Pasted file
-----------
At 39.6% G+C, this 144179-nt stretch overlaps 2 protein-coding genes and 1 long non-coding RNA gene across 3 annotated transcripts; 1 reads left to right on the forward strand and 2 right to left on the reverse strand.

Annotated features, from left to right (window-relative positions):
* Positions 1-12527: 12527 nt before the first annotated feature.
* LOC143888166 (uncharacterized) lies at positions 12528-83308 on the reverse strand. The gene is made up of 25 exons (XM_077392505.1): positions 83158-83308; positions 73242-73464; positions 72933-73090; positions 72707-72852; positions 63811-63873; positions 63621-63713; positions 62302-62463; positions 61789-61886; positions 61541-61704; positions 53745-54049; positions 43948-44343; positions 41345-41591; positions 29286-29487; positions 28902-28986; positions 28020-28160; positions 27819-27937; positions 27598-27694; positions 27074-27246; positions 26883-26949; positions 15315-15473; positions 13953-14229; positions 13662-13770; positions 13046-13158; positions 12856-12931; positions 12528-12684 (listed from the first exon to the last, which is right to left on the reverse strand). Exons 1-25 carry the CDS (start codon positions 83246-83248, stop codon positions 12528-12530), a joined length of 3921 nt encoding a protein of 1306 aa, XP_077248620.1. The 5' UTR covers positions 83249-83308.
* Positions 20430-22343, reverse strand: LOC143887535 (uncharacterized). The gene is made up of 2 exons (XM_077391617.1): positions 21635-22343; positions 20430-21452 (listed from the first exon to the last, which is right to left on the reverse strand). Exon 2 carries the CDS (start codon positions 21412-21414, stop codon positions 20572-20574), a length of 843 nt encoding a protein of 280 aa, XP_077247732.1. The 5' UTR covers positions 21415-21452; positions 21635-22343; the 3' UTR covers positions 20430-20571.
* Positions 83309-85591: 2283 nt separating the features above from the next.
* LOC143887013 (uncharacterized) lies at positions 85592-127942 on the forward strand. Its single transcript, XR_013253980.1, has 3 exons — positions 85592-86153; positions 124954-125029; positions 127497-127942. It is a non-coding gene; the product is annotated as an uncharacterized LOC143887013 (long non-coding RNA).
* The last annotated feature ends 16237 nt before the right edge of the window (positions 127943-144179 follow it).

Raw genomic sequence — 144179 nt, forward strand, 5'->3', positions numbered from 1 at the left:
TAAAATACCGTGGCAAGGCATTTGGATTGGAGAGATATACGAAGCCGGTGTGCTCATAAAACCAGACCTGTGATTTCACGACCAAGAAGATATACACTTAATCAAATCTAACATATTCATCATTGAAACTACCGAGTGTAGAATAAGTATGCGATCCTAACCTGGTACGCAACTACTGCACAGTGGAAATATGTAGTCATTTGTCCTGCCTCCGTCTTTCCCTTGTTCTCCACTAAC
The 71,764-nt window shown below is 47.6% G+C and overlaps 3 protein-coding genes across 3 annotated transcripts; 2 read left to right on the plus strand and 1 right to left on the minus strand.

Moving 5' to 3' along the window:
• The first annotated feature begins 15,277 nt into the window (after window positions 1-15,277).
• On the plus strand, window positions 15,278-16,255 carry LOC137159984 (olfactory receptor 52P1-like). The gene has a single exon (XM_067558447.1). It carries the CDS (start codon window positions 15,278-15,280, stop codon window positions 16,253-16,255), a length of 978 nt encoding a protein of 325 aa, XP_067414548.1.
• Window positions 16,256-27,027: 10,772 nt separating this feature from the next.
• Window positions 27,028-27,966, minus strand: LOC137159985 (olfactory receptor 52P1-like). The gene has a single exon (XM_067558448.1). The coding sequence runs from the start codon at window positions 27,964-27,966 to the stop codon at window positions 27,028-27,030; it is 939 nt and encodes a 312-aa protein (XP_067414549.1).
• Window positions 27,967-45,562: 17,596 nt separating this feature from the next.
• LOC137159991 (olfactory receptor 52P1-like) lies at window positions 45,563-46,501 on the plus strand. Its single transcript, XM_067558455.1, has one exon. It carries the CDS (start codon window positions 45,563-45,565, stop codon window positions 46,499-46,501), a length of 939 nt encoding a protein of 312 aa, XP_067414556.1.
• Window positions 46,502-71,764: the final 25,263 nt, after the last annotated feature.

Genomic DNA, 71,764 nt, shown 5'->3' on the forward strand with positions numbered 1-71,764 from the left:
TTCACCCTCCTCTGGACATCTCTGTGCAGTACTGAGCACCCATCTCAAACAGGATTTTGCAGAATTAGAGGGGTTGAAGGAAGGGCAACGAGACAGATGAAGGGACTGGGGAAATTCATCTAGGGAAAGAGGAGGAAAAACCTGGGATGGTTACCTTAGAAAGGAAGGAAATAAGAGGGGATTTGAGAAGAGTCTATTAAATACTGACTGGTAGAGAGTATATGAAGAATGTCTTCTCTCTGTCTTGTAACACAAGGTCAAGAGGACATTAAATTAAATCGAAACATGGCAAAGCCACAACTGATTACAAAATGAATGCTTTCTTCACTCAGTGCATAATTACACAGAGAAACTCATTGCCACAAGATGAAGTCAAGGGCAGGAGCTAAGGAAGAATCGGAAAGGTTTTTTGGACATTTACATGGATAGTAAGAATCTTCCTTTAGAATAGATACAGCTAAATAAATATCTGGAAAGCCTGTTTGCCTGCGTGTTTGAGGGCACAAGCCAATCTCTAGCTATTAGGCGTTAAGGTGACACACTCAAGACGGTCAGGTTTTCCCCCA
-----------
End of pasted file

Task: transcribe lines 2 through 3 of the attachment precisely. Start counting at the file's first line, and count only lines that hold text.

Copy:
Annotated features, from left to right (window-relative positions):
* Positions 1-12527: 12527 nt before the first annotated feature.